Title and statement of responsibility area
Lands Grant Files series
General material designation
- Textual record
- Graphic material
- Cartographic material
- Architectural drawing
- Technical drawing
Title statements of responsibility
Level of description
Edition statement of responsibility
Class of material specific details area
Statement of scale (cartographic)
Statement of projection (cartographic)
Statement of coordinates (cartographic)
Statement of scale (architectural)
Issuing jurisdiction and denomination (philatelic)
Dates of creation area
ca. 1880 to 1995 (Creation)
- Canada. Dept of the Interior
ca. 1880 to 1995 (Creation)
- Saskatchewan. Dept. of Natural Resources
ca. 1880 to 1995 (Creation)
- Saskatchewan. Dept. of Natural Resources and Industrial Development
ca. 1880 to 1995 (Creation)
- Saskatchewan. Dept. of Agriculture
ca. 1880 to 1995 (Creation)
- Saskatchewan. Dept. of Rural Development
ca. 1880 to 1995 (Creation)
- Saskatchewan. Dept. of Agriculture and Food
ca. 1880 to 1995 (Creation)
- Canada. Lands Patent Branch
ca. 1880 to 1995 (Creation)
- Saskatchewan. Lands Branch
Physical description area
ca. 155.042m of textual records
ca. 46 maps
ca. 23 architectural drawings
ca. 13 photographs : prints, negatives
Publisher's series area
Title proper of publisher's series
Parallel titles of publisher's series
Other title information of publisher's series
Statement of responsibility relating to publisher's series
Numbering within publisher's series
Note on publisher's series
Archival description area
Name of creator
In 1869, the Government of Canada finalized an agreement with the Hudsons Bay Company to acquire Ruperts Land from the Hudsons Bay Company, an area that incorporates all of the present-day provinces of Manitoba, Saskatchewan and Alberta, part of British Columbia and all of Nunavut, Yukon and the Northwest Territories. To centralize the administration and promote the settlement and development of this newly-acquired territory, the Department of the Interior was established by the federal government in 1873. During its 63 years of existence, the Department established a multitude of branches and sub-agencies, with most focused on its core areas of operation related to land sales and survey, First Nations and Métis relations, natural resource development and immigration in western Canada. For periods of time, the Department also administered functions of government that involved operations in all areas of the country, such as immigration, museums, national parks, tourism and geological surveys. Several branches operated within the Department of the Interior evolved into separate agencies or departments of the federal government, including Indian Affairs, Immigration, the Geological Survey of Canada, Parks Canada, and the North-West Mounted Police.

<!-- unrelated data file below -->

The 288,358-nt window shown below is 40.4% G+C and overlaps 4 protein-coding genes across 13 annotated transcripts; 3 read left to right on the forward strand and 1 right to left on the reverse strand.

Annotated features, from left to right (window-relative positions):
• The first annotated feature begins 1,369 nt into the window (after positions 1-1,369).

In 1930, the federal government transferred all responsibility for crown land and natural resource administration to the provinces. In Saskatchewan, these functions were assumed by the Department of Natural Resources. The Department of the Interior ceased to exist on December 1, 1936. Its remaining functions were amalgamated with those of the Departments of Mines, Immigration and Indian Affairs to create the Department of Mines and Resources.
Name of creator
The Department of Natural Resources was established in 1930, when responsibility for natural resources was transferred from the federal Department of the Interior to the provincial government under The Natural Resources Transfer Agreement dated May 20, 1930.
The Department was originally administered by a Minister and Deputy Minister and consisted of four branches: Lands; Mines; Fisheries; and Forestry. The head office for the Department was in Regina, with a main Northern District office in Prince Albert and sub-district offices in Hudson Bay Junction and Spruce Lake.
The Lands Branch was overseen by a director. Between May 1, 1943, and April 30, 1944, four divisions were established within the branch: Sales; Cultivated Lease; Grazing; Patents and Homesteads. The Mines Branch, Fisheries Branch and Forestry Branch for the most part retained their administrative structure.
A Water Rights Branch was established between May 1931 and April 1932. In 1933 responsibility for provincial parks was transferred from the Forestry Branch, resulting in the establishment of the Water Rights and Parks Branch. Between May 1, 1936, and April 1937, the branch was split into the Water Rights Branch and Parks Branch.
A Surveys Division was established between May 1, 1932, and April 30, 1933. It became the Surveys Branch for a period between May 1, 1936, and April 1, 1937.